Showing posts from May, 2024

Cover Crop Issues

  A week of good weather has helped most farmers get crops planted. However, there are issues dealing with fast-growing cover crops (e.g., cereal rye). Due to a warm winter and spring, most crops, including wheat, are 2-3 weeks ahead in maturity. Fall-planted crops are all headed out and getting tall. How viable is the seed, and how do you manage those situations? On seed viability, cereal rye seed is viable 30 days after heading and flowering. Some cereal rye has been headed out for 2 weeks, so it’s time to get it terminated. Some rye is 4 to 6 feet tall, so shading is becoming another issue to consider. Balansa clover seed can remain viable in the soil for 3 years and reseed itself. Balansa and Crimson clover seed is viable 30 days after blooming. Hairy vetch seed can remain viable for 5 years in the soil (hard seed) and starts to mature around July 10, which may be July 1st this year. For all cover crops, terminating cover crops once they are 10-20% blooming reduces the chance of re

Wet Weather Issues

  Farmers are starting to make progress on planting, but it's quite variable. Warmer temperatures and humid conditions are expected. Both the winter wheat and weeds are growing quickly. Not only weeds, but also many insects and diseases are becoming a problem this year. Wet soils tend to compact and create poor soil structure, which is a major problem if soil dries off. Farmers have a lot of things to worry about when it stays wet and it's time to get crops planted. On fast-growing weeds, corn has more restrictions for post applications of herbicides. Higher rates of herbicides will be needed along with post-emergent herbicides to control the weeds. Higher rates of Glyphosate (Roundup), Liberty Link corn, and Extend corn can help control most weeds but it is more difficult when weeds get big. The weeds are much easier to terminate when they are small. On insects, watch for wireworms and seed corn maggot. Seed corn maggots are often a problem early with the larva feeding on the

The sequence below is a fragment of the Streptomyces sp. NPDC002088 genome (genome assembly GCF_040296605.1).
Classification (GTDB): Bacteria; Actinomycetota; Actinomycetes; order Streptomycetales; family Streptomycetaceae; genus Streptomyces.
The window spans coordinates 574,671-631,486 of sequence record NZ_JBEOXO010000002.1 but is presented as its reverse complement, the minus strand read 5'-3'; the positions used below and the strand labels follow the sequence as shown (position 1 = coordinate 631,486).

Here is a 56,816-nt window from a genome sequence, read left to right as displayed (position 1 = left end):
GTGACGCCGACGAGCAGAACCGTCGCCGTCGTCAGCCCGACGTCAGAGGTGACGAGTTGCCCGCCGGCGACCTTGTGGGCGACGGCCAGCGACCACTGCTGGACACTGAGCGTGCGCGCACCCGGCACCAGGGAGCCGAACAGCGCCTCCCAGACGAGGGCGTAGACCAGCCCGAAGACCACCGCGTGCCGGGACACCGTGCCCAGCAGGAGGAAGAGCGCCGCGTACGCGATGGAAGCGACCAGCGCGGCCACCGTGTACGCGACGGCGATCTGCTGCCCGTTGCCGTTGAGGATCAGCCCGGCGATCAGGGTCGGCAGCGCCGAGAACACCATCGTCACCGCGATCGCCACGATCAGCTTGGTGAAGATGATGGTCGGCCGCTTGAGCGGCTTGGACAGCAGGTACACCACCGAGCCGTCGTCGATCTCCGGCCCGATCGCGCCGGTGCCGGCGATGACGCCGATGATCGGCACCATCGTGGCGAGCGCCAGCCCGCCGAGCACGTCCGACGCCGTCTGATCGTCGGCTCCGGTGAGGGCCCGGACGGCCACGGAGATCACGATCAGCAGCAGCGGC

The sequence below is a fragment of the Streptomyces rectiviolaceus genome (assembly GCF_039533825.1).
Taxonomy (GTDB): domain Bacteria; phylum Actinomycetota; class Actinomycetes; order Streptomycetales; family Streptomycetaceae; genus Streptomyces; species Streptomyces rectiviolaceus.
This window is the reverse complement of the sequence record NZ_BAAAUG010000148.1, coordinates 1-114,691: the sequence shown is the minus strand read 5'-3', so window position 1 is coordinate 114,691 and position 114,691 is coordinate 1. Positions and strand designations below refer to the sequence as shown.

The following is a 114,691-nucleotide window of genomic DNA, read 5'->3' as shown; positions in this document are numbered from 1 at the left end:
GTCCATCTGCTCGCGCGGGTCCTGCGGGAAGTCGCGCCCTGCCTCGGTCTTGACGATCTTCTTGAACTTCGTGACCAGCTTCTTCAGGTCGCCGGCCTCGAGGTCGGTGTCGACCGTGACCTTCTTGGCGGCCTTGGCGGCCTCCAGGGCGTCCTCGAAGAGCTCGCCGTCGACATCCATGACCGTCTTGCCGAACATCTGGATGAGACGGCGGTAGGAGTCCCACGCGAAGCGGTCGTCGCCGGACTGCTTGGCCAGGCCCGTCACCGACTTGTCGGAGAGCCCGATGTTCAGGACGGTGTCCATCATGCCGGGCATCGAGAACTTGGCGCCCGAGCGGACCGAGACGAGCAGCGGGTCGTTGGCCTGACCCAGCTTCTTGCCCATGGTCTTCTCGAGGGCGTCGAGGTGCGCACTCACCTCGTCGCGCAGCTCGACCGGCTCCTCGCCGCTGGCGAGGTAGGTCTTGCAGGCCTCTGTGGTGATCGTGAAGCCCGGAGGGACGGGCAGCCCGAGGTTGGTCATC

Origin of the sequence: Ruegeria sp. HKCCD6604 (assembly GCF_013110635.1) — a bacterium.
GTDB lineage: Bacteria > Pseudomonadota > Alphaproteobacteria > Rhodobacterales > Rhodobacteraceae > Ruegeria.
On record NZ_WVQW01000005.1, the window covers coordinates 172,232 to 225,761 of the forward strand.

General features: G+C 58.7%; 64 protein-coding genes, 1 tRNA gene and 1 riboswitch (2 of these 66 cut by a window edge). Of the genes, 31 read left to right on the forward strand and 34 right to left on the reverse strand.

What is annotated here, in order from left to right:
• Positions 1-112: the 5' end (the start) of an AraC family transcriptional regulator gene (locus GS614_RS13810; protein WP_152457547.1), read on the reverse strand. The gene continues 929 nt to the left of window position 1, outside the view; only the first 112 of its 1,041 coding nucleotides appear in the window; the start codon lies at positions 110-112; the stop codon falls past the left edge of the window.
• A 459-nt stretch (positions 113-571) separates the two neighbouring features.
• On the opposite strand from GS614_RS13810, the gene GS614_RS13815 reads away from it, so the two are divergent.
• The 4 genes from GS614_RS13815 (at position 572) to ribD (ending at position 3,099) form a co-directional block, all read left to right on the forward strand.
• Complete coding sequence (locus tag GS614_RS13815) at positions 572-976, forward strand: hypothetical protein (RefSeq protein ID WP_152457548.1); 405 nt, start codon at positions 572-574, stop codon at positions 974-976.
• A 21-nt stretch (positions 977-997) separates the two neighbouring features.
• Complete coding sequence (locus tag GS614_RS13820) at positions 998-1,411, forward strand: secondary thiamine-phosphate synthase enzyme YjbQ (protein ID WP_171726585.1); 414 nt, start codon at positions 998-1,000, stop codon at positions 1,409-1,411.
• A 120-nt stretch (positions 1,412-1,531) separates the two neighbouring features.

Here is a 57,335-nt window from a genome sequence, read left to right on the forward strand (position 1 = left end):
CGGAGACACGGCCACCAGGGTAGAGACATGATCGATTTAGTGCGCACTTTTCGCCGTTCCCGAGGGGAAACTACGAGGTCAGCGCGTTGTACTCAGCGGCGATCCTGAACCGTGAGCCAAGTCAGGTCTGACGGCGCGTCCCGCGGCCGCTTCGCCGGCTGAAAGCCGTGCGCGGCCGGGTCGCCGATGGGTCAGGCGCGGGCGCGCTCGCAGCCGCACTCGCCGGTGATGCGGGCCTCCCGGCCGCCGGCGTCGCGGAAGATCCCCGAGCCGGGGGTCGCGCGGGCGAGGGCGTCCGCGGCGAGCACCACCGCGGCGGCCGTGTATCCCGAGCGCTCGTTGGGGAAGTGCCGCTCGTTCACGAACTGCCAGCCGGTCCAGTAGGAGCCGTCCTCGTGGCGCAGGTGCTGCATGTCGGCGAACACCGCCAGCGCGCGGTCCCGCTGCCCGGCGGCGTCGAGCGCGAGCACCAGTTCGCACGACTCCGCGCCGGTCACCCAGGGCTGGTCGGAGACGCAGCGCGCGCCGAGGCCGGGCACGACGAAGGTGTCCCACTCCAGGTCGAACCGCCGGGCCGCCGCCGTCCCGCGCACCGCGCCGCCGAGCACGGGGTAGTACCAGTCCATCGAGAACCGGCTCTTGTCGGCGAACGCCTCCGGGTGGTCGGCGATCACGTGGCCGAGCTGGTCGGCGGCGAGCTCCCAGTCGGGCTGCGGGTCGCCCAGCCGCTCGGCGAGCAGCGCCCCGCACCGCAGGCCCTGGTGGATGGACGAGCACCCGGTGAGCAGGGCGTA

Cereal Rye and Slugs

It’s a typical Ohio spring. Sporadic rains, followed by a few days of sunshine, then more drizzle. Farmers are trying to get crops planted, but progress varies. Under these conditions, cereal rye is growing fast which can help dry out soils but tends to shade newly planted crops. Second, with a warm winter and fairly warm spring with rain, slugs and voles (field mice) are flourishing. Weeds are also growing because it is too wet to spray all the fields. Here are some tips to deal with these problems.  Cover crops, especially cereal rye, outcompete many troublesome weeds but the cover crop needs to be terminated. Most farmers will kill the cover crop with herbicides but crimper crop rollers can terminate naturally and if the crop is tall, get it on the ground. Once it is on the ground, it will hold moisture and keep soil temperatures cooler going into summer. Cereal rye is a natural fit for soybeans but is more difficult to manage with corn. Soybeans thrive on the nutrient

Reducing Phosphorus Runoff

Rain is again slowing down spring planting. April and May showers are saturating fields causing nutrient runoff and soil organic matter (SOM) losses. While most scientists say phosphorus (P) is the main culprit, harmful algae blooms (HAB) or cyanobacteria need a variety of nutrients. If rains continue into summer combined with warm weather and not much wind, HAB can multiply quite rapidly. Farmers have planted cover crops and applied a variety of best management practices to reduce HAB in Lake Erie, will it be enough?  Where is the P coming from, what is the source? Human wastes account for roughly 16%, livestock manure 17%, and the biggest source is still from agriculture, from the soil. Considering the large acreage (4.2 million acres in the Maumee River basin) it takes only a small amount of P loss to cause HAB in Lake Erie. Farmers generally apply about 35-40# of P on corn and maintain about 95% of what is applied. HAB need only 1/10 as much P as corn (1# P = 500# of HAB), so now f